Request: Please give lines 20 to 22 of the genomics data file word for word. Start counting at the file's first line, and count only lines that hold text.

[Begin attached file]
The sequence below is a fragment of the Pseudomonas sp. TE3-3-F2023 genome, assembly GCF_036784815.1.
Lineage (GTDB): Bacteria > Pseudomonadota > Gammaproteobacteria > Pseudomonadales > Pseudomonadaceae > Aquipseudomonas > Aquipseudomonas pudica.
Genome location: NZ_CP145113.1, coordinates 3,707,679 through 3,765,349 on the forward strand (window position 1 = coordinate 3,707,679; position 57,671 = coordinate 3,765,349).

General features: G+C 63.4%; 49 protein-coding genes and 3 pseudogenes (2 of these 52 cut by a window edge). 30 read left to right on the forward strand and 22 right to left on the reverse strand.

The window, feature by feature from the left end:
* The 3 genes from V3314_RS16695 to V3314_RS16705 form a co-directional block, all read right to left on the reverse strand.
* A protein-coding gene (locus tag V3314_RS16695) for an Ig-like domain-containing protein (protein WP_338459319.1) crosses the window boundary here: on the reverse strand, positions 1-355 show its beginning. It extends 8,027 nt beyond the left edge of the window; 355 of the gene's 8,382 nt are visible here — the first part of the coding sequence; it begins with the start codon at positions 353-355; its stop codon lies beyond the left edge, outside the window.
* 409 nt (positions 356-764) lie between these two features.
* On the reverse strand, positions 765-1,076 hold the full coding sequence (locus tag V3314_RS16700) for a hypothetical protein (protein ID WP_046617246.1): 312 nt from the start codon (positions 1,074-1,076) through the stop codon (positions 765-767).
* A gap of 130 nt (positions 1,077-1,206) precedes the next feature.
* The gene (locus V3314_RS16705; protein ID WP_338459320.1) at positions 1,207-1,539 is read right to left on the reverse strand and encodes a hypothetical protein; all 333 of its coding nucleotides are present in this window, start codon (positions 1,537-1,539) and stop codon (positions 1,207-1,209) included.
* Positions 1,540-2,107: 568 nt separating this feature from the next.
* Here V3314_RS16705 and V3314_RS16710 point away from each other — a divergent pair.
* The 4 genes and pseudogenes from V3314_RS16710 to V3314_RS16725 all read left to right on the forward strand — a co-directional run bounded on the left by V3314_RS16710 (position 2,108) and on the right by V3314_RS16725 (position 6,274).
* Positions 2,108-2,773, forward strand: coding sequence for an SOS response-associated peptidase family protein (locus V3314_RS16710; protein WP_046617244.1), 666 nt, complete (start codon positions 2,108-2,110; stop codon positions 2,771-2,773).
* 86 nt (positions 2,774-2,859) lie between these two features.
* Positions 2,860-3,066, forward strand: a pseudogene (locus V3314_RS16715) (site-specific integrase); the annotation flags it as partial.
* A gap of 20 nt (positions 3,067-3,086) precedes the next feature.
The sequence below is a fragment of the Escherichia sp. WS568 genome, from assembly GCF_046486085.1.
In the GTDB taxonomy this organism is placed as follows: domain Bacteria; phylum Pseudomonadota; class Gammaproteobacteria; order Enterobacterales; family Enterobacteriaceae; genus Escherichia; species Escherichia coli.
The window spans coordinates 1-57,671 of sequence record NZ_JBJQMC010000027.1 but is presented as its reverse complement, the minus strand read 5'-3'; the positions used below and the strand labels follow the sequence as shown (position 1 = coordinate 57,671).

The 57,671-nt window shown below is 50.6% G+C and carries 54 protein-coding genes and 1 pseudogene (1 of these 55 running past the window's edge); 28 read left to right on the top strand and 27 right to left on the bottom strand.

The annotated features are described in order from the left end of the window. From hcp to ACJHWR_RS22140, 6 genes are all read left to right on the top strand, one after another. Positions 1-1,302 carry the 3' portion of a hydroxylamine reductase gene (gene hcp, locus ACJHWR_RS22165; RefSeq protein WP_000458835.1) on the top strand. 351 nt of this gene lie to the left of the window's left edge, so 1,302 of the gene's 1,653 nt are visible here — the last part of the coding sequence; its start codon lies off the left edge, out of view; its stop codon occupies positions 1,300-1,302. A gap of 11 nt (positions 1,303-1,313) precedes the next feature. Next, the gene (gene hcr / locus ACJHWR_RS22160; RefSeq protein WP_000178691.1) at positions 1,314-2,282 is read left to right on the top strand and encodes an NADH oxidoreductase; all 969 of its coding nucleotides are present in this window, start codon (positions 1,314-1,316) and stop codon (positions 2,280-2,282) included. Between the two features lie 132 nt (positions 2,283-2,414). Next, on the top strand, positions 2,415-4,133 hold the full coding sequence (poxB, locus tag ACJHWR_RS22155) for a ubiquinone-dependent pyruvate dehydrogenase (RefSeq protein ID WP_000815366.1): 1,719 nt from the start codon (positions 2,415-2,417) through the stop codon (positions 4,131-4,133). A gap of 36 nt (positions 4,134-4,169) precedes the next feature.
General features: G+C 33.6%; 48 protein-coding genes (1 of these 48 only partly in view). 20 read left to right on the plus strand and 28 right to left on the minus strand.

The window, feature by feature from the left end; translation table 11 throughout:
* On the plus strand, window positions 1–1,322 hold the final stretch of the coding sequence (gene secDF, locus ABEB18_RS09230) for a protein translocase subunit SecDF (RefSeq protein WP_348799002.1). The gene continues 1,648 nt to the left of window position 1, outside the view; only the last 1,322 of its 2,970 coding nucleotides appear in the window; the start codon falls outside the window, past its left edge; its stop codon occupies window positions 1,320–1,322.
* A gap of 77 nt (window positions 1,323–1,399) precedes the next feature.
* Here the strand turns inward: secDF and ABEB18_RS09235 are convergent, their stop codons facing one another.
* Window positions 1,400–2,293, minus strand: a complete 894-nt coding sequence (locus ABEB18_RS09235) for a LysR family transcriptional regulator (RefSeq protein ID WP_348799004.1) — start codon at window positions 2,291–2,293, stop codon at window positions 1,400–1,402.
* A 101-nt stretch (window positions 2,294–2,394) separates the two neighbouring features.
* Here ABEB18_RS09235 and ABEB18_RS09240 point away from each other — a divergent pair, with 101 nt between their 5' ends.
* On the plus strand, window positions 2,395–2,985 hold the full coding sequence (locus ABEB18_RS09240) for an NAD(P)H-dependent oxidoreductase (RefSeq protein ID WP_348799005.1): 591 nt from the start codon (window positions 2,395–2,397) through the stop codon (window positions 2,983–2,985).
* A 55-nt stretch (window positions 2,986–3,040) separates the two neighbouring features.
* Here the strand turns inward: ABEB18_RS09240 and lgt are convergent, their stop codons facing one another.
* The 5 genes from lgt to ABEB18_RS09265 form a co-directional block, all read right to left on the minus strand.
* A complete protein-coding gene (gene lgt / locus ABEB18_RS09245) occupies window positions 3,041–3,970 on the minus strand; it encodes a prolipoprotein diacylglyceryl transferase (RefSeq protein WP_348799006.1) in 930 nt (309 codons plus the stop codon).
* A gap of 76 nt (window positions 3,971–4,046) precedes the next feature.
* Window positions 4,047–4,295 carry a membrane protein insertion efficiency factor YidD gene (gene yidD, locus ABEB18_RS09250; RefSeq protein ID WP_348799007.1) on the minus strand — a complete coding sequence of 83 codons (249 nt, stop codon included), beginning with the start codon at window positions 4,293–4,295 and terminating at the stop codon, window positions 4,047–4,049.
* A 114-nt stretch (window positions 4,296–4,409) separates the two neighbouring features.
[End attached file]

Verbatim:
In the GTDB taxonomy this organism is placed as follows: domain Bacteria; phylum Pseudomonadota; class Gammaproteobacteria; order Enterobacterales; family Enterobacteriaceae; genus Escherichia; species Escherichia coli.
The window spans coordinates 1-57,671 of sequence record NZ_JBJQMC010000027.1 but is presented as its reverse complement, the minus strand read 5'-3'; the positions used below and the strand labels follow the sequence as shown (position 1 = coordinate 57,671).

The 57,671-nt window shown below is 50.6% G+C and carries 54 protein-coding genes and 1 pseudogene (1 of these 55 running past the window's edge); 28 read left to right on the top strand and 27 right to left on the bottom strand.